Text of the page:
A guide to growing veggies

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Many seniors will remember the 1970s British sitcom about a couple who gave up the rat race to grow vegetables in their backyard. 

Tom and Barbara Good’s idea in The Good Life was to be sustainable by growing and eating their own produce, and bartering the leftovers for the things they’d otherwise need to buy. 

With the cost of living a major issue, growing some veggies in the backyard or in planters on your balcony seems like a good idea. 

You won’t meet all your sustenance needs but you could save some money on your grocery bill – and have much fresher produce than you’ll see at the supermarket.  

On top of that, there’s the pride and joy involved in planting, maintaining, harvesting, and eating your favourite vegetables direct from your own backyard.  

This article was originally published by our friends at National Seniors.

The first step in planning your garden is to understand the climate zone you are in. Australia is divided into several gardening zones, each suitable for different types of vegetables: 

  • Tropical (North Queensland, Northern Territory, and Western Australia): This region can grow tropical vegetables all year round, including sweet potatoes, taro, and a variety of beans. 
  • Subtropical (South Queensland and Northern New South Wales): Suitable for growing a broad range of vegetables, including tomatoes, cucumbers, and capsicums, especially in the cooler months. 
  • Temperate (South New South Wales, Victoria, Tasmania, South Australia): Ideal for growing root vegetables like potatoes and carrots, as well as leafy greens such as spinach and lettuce during spring and autumn.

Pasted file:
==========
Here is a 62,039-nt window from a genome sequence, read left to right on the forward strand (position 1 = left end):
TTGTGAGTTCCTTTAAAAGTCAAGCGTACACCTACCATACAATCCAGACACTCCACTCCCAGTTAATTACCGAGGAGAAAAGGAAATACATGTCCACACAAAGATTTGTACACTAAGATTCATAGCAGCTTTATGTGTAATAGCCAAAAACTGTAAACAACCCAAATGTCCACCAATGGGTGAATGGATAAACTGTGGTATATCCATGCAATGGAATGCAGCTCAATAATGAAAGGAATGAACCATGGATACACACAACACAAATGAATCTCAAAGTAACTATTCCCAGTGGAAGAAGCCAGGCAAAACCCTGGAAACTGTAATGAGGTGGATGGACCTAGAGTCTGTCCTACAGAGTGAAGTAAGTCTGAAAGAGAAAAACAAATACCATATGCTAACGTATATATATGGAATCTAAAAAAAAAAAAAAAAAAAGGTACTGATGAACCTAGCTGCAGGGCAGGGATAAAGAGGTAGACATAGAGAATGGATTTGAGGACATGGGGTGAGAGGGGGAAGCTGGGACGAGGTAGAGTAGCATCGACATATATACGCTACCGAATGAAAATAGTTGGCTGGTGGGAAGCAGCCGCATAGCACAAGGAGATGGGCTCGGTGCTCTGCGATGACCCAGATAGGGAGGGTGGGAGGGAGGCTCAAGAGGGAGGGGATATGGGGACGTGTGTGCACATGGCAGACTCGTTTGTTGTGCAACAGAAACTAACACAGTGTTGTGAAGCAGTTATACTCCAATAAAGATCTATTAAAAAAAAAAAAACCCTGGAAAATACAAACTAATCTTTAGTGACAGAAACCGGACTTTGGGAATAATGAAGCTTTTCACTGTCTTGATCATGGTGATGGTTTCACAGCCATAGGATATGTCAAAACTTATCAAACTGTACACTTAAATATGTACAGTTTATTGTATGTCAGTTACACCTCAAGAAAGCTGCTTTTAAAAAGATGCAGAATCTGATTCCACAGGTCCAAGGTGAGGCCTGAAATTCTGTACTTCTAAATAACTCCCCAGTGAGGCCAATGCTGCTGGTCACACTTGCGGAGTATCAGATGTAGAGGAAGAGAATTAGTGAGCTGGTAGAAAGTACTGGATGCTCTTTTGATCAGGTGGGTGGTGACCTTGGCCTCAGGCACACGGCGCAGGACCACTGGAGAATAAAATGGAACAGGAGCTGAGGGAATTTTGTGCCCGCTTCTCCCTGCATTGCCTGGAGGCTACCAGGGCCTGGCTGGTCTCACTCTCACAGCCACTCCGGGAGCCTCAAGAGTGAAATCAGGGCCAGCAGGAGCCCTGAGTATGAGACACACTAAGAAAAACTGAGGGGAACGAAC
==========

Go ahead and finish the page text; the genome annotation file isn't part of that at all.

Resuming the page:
• Arid/Desert (Central Australia): With careful water management, this zone is suitable for hardy vegetables such as capsicum, eggplant, and tomatoes, primarily grown in the cooler months. 


Good soil is the foundation of a productive garden. Test your soil’s pH level; most vegetables thrive in soil with a pH between 6.0 and 7.5. 

Enhance your soil with organic matter such as compost or well-rotted manure to improve fertility and water retention. 

The next step is to decide what you want to grow. Select vegetables based on your climate zone and personal preference. Consider starting with easy-to-grow options such as lettuce, radishes, beans, and tomatoes. 

It will help to choose heirloom varieties – those that are adapted to your local conditions for better growth and resilience against pests and diseases. 


When it comes to planting, timing is crucial. Follow the specific planting guide for your climate zone, which can be found on local gardening websites or through community gardening groups. 

In general, plant seeds or seedlings at the depth and spacing recommended on the seed packet or plant tag. Ensure your garden gets at least six hours of sunlight daily.


Vegetable gardens require regular watering, particularly during the warmer months. Early morning or late afternoon watering reduces evaporation and helps prevent fungal diseases. Mulching around your plants will conserve moisture and suppress weeds. Regularly check your plants for pests and diseases, using organic control methods wherever possible. 


Harvest vegetables when they’re young and tender for the best flavour. Regular harvesting encourages the plant to produce more. Enjoy the fruits of your labor by incorporating your fresh produce into meals, sharing with neighbors, or preserving for future use. 

Growing your own vegetables can be a rewarding experience that benefits your health, the environment, and your wallet. By understanding your climate zone, preparing your soil correctly, and choosing the right vegetables for your garden, you can enjoy a bountiful harvest that’s both delicious and nutritious.  

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